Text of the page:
Dr Chris Kyriacou, an expert on teaching and stress who heads York University's department of education studies, says there is a lot of mileage in self-help stressbusters. "Basically there are two approaches to conquering stress - the Rambo technique of direct action, which is identifying and destroying the stress, and then palliative techniques which find ways to calm down by using things like mental imagery. Anything a teacher can do to help them to feel comfortable is a godsend. Lots of teachers who attend my classes use books (like this) and they do work."

Don't just crack on, Kyriacou advises stressed teachers: think about something that relaxes you - "something pleasant, perhaps Delerm's imagery of real Turkish delight, or a new activity you would like to take up.

"If you think of something calm, the body starts to become calm. Think about the new Gilbert and Sullivan club you'd like to join, or whatever. It will be different things for different people. The biggest stress for teachers currently is coping with change and learning new approaches to teaching. It's more important than ever they learn how to feel calm."

Former English teacher Glynn MacDonald teaches Alexander technique at several London drama schools to enable students to learn how to relax. "I think these sorts of books are fun to read, but for real stress, problems of posture and breathing must be addressed. Books like this should not to be taken too seriously."

Of all of Delerm's small pleasures, she feels the most effective for calming is menthol inhalation. "Smells are incredibly nostalgic, and our sense of smell is our most primitive sense because it's the only one that doesn't get blocked by the brain. That's why we smile when we remember our grandmother's lavender-scented living room. It's incredibly calming."

But the kind of mental imagery espoused by self-help books to reduce stress proves completely useless for some teachers. Margaret Hill, deputy head of Bolsover school in Chesterfield had to take a six-month break for job-related stress.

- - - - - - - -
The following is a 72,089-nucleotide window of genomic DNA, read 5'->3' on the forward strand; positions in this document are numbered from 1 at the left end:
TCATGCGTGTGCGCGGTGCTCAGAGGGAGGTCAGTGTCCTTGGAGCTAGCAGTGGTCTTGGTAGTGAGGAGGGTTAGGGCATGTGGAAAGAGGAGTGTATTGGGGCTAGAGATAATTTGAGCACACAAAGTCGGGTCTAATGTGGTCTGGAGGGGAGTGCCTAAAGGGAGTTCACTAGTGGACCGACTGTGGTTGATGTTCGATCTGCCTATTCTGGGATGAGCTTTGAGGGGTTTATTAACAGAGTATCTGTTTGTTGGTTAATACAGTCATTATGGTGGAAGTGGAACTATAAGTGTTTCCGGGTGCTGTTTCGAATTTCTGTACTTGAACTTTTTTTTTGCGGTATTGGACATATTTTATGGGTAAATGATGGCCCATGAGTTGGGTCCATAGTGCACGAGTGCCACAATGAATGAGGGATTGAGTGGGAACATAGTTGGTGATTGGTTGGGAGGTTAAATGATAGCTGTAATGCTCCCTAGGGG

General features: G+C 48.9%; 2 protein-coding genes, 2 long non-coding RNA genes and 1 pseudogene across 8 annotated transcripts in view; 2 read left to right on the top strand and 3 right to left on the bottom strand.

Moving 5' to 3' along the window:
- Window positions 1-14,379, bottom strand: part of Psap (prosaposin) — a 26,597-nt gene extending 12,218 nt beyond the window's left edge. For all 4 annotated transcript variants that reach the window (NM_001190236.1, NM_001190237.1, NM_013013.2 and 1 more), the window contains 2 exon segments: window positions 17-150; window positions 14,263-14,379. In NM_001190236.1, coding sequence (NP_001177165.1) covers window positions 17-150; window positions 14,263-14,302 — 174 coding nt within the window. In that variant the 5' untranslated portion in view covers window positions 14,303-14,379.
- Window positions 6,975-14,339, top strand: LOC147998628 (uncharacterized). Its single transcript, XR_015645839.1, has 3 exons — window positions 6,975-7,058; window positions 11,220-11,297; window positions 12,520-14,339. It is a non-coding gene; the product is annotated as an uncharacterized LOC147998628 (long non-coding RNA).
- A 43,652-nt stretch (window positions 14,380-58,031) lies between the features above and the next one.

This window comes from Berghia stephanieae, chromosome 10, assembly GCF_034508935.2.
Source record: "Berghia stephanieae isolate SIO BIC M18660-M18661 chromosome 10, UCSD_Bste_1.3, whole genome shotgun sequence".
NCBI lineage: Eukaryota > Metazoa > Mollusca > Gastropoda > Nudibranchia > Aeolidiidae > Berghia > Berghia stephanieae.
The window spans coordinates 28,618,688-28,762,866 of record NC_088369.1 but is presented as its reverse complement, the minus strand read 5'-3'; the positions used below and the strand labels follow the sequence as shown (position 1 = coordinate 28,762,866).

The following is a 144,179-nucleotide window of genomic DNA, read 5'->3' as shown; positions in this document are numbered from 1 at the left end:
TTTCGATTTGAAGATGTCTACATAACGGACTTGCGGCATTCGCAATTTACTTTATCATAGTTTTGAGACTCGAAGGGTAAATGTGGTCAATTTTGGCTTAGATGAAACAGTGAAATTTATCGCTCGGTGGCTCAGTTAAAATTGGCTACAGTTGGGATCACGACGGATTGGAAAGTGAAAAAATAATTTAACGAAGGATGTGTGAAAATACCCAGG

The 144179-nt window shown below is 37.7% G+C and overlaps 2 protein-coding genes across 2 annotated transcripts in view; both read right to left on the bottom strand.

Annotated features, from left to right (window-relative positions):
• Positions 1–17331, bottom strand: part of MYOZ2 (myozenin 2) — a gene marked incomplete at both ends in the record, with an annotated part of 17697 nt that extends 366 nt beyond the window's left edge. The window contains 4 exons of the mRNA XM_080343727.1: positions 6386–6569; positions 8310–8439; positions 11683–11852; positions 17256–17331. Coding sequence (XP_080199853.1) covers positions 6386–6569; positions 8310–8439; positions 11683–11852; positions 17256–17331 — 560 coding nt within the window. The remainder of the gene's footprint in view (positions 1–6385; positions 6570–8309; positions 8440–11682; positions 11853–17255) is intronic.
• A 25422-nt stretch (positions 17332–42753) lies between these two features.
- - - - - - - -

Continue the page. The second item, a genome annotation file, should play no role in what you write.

"I tried picturing myself on top of my favourite hill, looking down on Princes Street, but it didn't help," she says. Complete rest and counselling did. She believes that calming techniques are merely a sticking-plaster solution. "Telling teachers to focus on silence to calm down doesn't work because you just can't do it. People follow you to the loo with problems in this job."

Professor Guy Claxton of the Graduate School of Learning in Bristol believes in a more practical use of mental imagery - by mentally rehearsing, for example, an anticipated difficult meeting with the parent of a disruptive child. "This way, it's not just a bland way of chilling out, but a way of dealing with the stress by planning and preparing for a given situation. It's contrary to lots of the New Age stuff about relaxation, but it's more constructive."

But he admits that if you're totally frazzled, it won't work, "because you won't think clearly". Perhaps this is the time to imagine you're lying on a beach or sitting in a hay-strewn meadow.

Or, if you follow Philippe Delerm's advice, open a box of cakes, pull on your favourite autumn sweater and enjoy the "curious luxury" of reading a news-paper over breakfast.

'The Small Pleasures of Life' by Philippe Delerm is in most bookshops and costs pound;5.99


Lillian Too's Little Book of Feng Shui Lillian Too. Element Books. (89,851 copies sold)

The Little Book of Calm Paul Wilson. Penguin. (61,544)

Sixty Ways to Feel Amazing Lynda Field. Element Books (41,442)

The Celestine Prophecy James Redfield. Bantam Books (41,049)

The Little Book of Dreams Joan Hanger. Penguin (29,242)

The Road Less Travelled Scott M Peck. Arrrow Books (24,627)

Feel the Fear and Do It Anyway Susan Jeffers. Arrow Books (23,296)

The Bible Code Michael Drosnin. Orion (20,378)

Seven Habits of Highly Effective People Stephen R Covey. Simon amp;Schuster (17,340)

Emotional Intelligence: Why It Can Matter More Than IQ Daniel Goleman. Bloomsbury (16,934)